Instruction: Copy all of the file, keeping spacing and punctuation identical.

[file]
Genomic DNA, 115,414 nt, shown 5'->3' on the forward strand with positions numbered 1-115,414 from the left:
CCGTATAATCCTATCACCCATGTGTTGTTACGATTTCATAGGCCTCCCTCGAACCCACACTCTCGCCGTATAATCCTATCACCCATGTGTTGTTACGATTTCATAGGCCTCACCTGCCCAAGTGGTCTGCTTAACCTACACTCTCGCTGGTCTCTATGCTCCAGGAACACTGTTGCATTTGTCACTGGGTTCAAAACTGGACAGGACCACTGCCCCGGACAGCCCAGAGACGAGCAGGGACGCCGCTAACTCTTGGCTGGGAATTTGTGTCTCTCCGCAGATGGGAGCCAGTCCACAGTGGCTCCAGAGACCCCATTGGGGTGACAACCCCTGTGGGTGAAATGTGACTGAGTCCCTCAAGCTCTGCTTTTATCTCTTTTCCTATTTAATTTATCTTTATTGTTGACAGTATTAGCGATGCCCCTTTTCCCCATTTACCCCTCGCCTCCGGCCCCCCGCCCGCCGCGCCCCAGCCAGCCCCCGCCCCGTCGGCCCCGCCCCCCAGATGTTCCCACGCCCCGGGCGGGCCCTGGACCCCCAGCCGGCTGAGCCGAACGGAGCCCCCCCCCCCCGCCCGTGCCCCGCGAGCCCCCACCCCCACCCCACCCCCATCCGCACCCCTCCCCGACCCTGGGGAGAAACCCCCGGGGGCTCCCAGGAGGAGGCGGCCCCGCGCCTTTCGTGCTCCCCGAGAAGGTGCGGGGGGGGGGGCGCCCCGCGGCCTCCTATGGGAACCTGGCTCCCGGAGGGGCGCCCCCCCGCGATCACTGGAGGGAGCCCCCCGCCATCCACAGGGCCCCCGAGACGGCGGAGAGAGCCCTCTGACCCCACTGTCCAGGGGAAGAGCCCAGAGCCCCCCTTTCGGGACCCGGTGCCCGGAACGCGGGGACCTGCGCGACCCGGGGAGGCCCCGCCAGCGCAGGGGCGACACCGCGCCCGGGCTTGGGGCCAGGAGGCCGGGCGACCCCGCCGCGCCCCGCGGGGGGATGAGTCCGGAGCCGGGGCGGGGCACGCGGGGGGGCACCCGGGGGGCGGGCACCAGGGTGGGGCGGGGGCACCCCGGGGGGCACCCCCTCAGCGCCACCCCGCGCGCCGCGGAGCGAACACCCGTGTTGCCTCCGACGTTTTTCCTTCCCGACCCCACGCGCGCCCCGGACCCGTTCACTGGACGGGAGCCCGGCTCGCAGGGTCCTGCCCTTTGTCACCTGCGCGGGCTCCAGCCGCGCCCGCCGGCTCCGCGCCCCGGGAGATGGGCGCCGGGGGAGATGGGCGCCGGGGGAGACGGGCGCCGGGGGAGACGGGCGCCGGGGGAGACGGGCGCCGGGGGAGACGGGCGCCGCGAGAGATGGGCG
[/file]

Genomic DNA, 115,414 nt, shown 5'->3' on the forward strand with positions numbered 1-115,414 from the left:
CCGTATAATCCTATCACCCATGTGTTGTTACGATTTCATAGGCCTCCCTCGAACCCACACTCTCGCCGTATAATCCTATCACCCATGTGTTGTTACGATTTCATAGGCCTCACCTGCCCAAGTGGTCTGCTTAACCTACACTCTCGCTGGTCTCTATGCTCCAGGAACACTGTTGCATTTGTCACTGGGTTCAAAACTGGACAGGACCACTGCCCCGGACAGCCCAGAGACGAGCAGGGACGCCGCTAACTCTTGGCTGGGAATTTGTGTCTCTCCGCAGATGGGAGCCAGTCCACAGTGGCTCCAGAGACCCCATTGGGGTGACAACCCCTGTGGGTGAAATGTGACTGAGTCCCTCAAGCTCTGCTTTTATCTCTTTTCCTATTTAATTTATCTTTATTGTTGACAGTATTAGCGATGCCCCTTTTCCCCATTTACCCCTCGCCTCCGGCCCCCCGCCCGCCGCGCCCCAGCCAGCCCCCGCCCCGTCGGCCCCGCCCCCCAGATGTTCCCACGCCCCGGGCGGGCCCTGGACCCCCAGCCGGCTGAGCCGAACGGAGCCCCCCCCCCCCGCCCGTGCCCCGCGAGCCCCCACCCCCACCCCACCCCCATCCGCACCCCTCCCCGACCCTGGGGAGAAACCCCCGGGGGCTCCCAGGAGGAGGCGGCCCCGCGCCTTTCGTGCTCCCCGAGAAGGTGCGGGGGGGGGGGCGCCCCGCGGCCTCCTATGGGAACCTGGCTCCCGGAGGGGCGCCCCCCCGCGATCACTGGAGGGAGCCCCCCGCCATCCACAGGGCCCCCGAGACGGCGGAGAGAGCCCTCTGACCCCACTGTCCAGGGGAAGAGCCCAGAGCCCCCCTTTCGGGACCCGGTGCCCGGAACGCGGGGACCTGCGCGACCCGGGGAGGCCCCGCCAGCGCAGGGGCGACACCGCGCCCGGGCTTGGGGCCAGGAGGCCGGGCGACCCCGCCGCGCCCCGCGGGGGGATGAGTCCGGAGCCGGGGCGGGGCACGCGGGGGGGCACCCGGGGGGCGGGCACCAGGGTGGGGCGGGGGCACCCCGGGGGGCACCCCCTCAGCGCCACCCCGCGCGCCGCGGAGCGAACACCCGTGTTGCCTCCGACGTTTTTCCTTCCCGACCCCACGCGCGCCCCGGACCCGTTCACTGGACGGGAGCCCGGCTCGCAGGGTCCTGCCCTTTGTCACCTGCGCGGGCTCCAGCCGCGCCCGCCGGCTCCGCGCCCCGGGAGATGGGCGCCGGGGGAGATGGGCGCCGGGGGAGACGGGCGCCGGGGGAGACGGGCGCCGGGGGAGACGGGCGCCGGGGGAGACGGGCGCCGCGAGAGATGGGCG